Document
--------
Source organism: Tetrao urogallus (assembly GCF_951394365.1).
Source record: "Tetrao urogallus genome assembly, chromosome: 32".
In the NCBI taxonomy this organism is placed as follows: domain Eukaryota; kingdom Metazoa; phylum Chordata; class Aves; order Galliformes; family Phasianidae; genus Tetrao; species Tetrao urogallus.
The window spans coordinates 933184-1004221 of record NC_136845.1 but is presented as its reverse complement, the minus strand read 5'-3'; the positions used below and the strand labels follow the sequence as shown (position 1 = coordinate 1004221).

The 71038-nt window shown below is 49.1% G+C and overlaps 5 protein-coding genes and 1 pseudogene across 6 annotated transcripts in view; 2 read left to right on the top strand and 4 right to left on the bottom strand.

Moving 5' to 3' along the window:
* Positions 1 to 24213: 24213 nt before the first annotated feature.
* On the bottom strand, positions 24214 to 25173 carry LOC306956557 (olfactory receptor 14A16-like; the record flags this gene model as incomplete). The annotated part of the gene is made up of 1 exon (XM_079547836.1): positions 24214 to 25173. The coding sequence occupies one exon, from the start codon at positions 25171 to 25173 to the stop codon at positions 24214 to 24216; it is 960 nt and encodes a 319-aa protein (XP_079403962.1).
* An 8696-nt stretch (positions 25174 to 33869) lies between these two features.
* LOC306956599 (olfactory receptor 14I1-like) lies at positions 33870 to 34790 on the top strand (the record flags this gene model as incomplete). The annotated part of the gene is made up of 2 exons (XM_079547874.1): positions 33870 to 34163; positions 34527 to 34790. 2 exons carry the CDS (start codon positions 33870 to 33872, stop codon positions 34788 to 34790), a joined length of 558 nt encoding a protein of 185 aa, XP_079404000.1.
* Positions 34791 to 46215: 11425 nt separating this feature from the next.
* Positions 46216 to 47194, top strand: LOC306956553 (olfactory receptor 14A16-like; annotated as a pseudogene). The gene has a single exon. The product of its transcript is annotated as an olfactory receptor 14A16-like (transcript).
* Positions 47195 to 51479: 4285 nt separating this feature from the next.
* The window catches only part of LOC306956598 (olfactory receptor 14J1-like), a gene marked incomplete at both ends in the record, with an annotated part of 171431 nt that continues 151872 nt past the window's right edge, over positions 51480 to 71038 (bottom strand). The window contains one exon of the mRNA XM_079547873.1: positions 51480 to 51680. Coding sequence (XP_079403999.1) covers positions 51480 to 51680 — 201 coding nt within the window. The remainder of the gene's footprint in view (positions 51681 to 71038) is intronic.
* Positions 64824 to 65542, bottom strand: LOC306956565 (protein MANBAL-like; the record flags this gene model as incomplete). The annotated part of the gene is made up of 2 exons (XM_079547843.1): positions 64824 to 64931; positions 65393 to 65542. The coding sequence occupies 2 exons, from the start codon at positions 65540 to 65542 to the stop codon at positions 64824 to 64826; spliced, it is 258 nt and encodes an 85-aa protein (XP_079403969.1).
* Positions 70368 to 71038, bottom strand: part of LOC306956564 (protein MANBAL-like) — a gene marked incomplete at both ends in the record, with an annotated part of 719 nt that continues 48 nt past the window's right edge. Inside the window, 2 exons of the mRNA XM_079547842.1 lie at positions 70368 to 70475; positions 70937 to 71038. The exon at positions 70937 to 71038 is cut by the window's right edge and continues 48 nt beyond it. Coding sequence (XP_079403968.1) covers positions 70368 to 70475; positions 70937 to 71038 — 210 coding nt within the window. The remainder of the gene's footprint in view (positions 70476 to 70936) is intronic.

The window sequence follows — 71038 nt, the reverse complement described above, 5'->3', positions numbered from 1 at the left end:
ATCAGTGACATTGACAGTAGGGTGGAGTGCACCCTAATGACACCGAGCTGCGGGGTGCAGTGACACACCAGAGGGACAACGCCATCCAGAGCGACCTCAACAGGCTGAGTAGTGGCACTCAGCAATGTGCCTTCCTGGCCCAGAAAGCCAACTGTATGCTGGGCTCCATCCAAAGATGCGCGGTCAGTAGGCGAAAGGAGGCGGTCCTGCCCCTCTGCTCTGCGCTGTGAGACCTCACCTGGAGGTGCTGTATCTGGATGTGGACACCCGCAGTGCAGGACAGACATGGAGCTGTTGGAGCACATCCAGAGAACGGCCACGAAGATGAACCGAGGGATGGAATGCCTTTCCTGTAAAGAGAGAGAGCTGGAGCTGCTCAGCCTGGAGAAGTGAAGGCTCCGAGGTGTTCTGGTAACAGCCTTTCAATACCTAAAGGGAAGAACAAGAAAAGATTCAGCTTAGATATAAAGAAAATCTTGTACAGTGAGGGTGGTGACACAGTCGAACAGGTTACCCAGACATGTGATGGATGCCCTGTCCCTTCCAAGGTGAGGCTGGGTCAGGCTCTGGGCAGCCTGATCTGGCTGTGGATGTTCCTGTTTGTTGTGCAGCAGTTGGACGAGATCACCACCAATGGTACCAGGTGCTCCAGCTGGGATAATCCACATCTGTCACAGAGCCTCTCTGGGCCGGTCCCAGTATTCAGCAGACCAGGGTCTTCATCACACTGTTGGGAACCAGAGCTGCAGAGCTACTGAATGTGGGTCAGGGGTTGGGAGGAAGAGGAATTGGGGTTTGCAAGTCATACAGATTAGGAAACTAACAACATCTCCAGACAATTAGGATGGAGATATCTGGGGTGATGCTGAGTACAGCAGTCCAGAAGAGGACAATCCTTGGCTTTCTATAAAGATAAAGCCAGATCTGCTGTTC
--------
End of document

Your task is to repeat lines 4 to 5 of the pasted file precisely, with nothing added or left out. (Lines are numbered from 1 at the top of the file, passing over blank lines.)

The window spans coordinates 933184-1004221 of record NC_136845.1 but is presented as its reverse complement, the minus strand read 5'-3'; the positions used below and the strand labels follow the sequence as shown (position 1 = coordinate 1004221).

The 71038-nt window shown below is 49.1% G+C and overlaps 5 protein-coding genes and 1 pseudogene across 6 annotated transcripts in view; 2 read left to right on the top strand and 4 right to left on the bottom strand.